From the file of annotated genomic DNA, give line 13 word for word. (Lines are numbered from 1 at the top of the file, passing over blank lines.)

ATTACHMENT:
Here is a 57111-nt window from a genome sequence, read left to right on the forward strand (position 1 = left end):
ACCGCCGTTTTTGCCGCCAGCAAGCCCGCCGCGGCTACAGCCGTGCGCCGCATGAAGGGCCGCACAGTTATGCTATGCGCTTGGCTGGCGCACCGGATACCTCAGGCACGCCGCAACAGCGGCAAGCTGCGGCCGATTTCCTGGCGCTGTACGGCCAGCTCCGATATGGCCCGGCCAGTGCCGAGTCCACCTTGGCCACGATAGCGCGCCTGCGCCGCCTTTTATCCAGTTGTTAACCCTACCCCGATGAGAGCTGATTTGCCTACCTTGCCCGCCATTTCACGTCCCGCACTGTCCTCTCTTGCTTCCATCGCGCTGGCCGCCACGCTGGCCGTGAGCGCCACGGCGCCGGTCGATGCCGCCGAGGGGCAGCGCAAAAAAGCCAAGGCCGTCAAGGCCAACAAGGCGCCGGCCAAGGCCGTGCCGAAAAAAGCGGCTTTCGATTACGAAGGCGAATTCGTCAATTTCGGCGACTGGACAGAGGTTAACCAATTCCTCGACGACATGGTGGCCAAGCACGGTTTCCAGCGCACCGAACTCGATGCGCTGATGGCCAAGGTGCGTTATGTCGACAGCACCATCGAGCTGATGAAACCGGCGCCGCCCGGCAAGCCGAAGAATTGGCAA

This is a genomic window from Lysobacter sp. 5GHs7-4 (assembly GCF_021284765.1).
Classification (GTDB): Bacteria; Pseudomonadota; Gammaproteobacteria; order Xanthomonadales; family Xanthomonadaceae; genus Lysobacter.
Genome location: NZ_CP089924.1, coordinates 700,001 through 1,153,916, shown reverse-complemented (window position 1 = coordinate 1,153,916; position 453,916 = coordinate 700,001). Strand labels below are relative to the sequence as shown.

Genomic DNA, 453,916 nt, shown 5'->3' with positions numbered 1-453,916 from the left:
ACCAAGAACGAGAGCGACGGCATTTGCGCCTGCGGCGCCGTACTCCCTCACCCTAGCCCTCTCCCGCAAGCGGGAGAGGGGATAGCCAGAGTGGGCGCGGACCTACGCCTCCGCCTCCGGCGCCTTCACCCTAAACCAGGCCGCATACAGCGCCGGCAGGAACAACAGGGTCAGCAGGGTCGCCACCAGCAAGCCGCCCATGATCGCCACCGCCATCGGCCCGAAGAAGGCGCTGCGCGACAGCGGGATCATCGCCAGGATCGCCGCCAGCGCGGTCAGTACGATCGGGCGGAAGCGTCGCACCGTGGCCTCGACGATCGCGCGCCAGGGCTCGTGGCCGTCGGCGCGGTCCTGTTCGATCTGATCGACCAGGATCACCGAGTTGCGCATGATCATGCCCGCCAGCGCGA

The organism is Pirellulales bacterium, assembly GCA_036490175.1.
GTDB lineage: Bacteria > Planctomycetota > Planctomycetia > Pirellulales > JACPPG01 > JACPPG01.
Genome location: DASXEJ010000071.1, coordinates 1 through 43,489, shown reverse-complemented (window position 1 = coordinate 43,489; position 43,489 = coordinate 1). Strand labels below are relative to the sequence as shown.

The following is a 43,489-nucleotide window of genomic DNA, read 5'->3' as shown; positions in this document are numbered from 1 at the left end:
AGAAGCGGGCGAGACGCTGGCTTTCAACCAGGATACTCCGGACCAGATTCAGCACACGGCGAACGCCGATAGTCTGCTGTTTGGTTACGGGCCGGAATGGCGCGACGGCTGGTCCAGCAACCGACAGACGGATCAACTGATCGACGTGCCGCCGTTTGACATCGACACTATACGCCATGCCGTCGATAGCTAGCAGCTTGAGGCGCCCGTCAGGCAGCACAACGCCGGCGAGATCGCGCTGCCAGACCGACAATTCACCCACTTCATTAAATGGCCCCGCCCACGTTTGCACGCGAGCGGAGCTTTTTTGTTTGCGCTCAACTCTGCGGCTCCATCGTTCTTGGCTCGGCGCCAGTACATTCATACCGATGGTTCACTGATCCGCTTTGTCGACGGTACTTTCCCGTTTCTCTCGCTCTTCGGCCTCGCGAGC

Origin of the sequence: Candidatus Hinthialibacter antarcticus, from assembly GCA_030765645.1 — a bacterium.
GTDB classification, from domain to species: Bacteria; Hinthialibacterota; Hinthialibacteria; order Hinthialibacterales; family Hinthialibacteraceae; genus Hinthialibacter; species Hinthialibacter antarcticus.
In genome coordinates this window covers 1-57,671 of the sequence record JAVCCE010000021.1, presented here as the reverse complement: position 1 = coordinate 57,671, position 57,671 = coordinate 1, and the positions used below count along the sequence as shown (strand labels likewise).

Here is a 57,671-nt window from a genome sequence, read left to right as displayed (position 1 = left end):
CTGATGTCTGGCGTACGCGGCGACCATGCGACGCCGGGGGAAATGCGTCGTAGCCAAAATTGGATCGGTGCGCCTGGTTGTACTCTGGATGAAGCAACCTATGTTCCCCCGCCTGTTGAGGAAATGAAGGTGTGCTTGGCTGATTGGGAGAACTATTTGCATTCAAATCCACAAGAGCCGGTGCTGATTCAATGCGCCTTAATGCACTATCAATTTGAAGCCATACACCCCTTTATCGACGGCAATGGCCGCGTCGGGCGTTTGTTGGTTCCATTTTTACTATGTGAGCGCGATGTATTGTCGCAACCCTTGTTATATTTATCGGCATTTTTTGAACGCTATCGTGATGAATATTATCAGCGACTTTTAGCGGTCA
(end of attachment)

Origin of the sequence: Candidatus Hinthialibacter antarcticus, from assembly GCA_030765645.1 — a bacterium.